FISH 520

Fisheries Conservation, Governance and Evaluation

Credit Value

6 credits

Schedule

Term 1, Mondays and Thursdays 9:00am – 12:00pm; 2:00 – 3:30pm in AERL 320

Course Context and Prerequisites

This course will be a core course requirement for students at the M.Sc. and PhD level in the fisheries stream of the RMES program. For those not registered in the fisheries program, permission to register will be at the instructors’ discretion, based on assessments of their knowledge base.

Description

This graduate core course focuses on surveying the literature and conceptual foundations for the ecology, economics, governance, and management of fisheries, common methods of analysis and developing students’ interdisciplinary problem-solving skills. Particular emphasis is given to reviewing the evolution of aboriginal fisheries, conservation initiatives, fisheries ecosystem models, fisheries economics theory, methods and applications, fisheries stock assessment, human dimensions of conservation, governance, and management of fisheries. This course will provide students with a shared interdisciplinary understanding of the various components that contribute to fisheries conservation, governance and evaluation and skills essential to carrying out some of the most generic types of fisheries data and modeling analyses. With the emergence of many critical issues facing fisheries in western Canada, discussion will be regularly focused at reviewing these from the interdisciplinary perspectives developed within the course. Issues such as stock collapse, discarding, over-capitalization in fishing fleets and dealing with uncertainty in fisheries management at regional and global scales are also to be reviewed and analyzed. This course will thus enable fisheries graduate students to efficiently acquire interdisciplinary knowledge and problem solving skills, actively engage in academic discourse on fisheries management and conservation issues and successfully carry out academic research into fisheries management and conservation problems at local, regional and global scales. This course is needed as part of a graduate teaching program to produce graduates at the Masters and PhD levels with interdisciplinary expertise in cutting edge fisheries research techniques and who are capable of collaborating in cross-disciplinary teams to develop solutions to current and emerging problems in fisheries management and conservation that are posed for example by global environmental change, systematic defects in the design of regulatory systems and increases in the concentration of control of decision making by special interest groups at local, regional and global scales.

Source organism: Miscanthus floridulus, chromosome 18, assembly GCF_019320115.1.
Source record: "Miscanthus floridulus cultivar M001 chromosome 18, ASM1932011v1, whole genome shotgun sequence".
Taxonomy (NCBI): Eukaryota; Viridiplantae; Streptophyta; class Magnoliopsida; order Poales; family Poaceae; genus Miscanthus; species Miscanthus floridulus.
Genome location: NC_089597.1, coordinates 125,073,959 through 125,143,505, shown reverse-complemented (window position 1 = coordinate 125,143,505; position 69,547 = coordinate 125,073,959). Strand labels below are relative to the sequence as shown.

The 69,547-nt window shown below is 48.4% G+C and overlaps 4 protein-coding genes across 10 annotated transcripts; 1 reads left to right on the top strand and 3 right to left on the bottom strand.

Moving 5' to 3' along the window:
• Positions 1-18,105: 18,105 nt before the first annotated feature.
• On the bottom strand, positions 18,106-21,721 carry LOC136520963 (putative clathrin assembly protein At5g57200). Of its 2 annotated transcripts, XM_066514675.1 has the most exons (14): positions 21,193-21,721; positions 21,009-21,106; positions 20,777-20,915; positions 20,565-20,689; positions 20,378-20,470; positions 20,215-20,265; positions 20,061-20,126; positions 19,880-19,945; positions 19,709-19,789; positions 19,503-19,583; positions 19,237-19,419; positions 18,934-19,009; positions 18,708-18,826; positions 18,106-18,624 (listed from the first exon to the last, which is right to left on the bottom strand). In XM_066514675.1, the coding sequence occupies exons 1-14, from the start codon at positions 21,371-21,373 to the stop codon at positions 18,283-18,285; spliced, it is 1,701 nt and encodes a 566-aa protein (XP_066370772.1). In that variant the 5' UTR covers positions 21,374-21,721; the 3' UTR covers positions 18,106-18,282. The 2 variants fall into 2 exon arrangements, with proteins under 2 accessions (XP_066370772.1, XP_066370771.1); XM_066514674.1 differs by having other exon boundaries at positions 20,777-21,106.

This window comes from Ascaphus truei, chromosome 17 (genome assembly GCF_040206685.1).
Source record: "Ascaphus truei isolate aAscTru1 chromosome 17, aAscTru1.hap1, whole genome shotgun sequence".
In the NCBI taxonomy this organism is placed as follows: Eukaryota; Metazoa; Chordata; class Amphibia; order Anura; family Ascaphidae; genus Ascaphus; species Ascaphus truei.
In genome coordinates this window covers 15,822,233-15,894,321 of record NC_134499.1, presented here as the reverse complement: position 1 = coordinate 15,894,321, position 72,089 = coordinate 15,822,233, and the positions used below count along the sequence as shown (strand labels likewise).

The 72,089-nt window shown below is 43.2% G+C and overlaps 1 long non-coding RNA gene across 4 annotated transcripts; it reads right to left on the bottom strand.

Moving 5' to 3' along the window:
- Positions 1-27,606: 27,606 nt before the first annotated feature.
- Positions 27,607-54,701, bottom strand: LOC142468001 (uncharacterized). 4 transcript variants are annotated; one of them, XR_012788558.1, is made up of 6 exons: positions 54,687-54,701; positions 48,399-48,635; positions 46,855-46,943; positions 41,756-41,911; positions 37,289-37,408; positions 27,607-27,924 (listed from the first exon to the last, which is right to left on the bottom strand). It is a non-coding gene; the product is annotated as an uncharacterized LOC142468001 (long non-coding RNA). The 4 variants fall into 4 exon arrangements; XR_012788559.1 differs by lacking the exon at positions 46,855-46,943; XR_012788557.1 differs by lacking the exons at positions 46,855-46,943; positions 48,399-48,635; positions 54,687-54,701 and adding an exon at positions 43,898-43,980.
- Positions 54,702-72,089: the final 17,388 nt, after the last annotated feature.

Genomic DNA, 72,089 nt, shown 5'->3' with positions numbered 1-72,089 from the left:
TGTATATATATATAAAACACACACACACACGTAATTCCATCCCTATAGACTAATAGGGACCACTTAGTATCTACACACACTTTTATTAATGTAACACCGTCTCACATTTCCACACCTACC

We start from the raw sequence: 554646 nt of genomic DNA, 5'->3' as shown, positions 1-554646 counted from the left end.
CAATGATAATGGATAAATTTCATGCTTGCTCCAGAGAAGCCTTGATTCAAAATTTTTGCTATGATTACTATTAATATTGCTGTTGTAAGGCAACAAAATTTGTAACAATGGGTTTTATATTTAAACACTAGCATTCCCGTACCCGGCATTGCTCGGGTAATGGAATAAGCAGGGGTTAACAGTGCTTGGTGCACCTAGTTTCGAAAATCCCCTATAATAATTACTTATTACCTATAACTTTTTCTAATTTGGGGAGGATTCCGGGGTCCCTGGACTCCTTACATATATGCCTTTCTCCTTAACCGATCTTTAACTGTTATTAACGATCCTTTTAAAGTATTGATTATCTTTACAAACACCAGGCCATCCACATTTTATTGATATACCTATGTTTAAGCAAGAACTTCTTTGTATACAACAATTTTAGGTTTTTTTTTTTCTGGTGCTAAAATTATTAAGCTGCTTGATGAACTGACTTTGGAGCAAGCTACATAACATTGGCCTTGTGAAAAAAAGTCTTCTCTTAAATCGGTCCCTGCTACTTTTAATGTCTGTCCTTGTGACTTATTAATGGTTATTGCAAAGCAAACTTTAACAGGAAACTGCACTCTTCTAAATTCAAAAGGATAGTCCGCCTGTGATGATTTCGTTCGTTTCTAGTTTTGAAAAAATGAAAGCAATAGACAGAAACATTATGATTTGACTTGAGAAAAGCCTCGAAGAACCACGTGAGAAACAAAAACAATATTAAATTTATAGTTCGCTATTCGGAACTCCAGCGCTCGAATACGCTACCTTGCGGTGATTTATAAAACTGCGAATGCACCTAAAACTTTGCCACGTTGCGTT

The course will consist of six modules covering key interdisciplinary approaches to understanding and solving resource management and conservation problems in fisheries and will be held in the autumn term. Each module is to be convened by one to three IOF members with contributions from all members throughout the course. There are to be two 3-hour sessions and two 1.5-hour sessions scheduled each week. Half of the class time is to be held as a lecture, and depending on the module, the other half as tutorial or lab. Discussion sessions in the tutorials are to be focused on the assigned readings. The lab sessions are to be focused on learning fisheries modeling methods of analysis. The sessions in the module on assessment methods are all to include spreadsheet exercises and discussions of assigned readings. In summary about half of the course is to focus on acquiring knowledge and about half on developing interdisciplinary problem-solving skills.


Course Convenor

Dr. Murdoch McAllister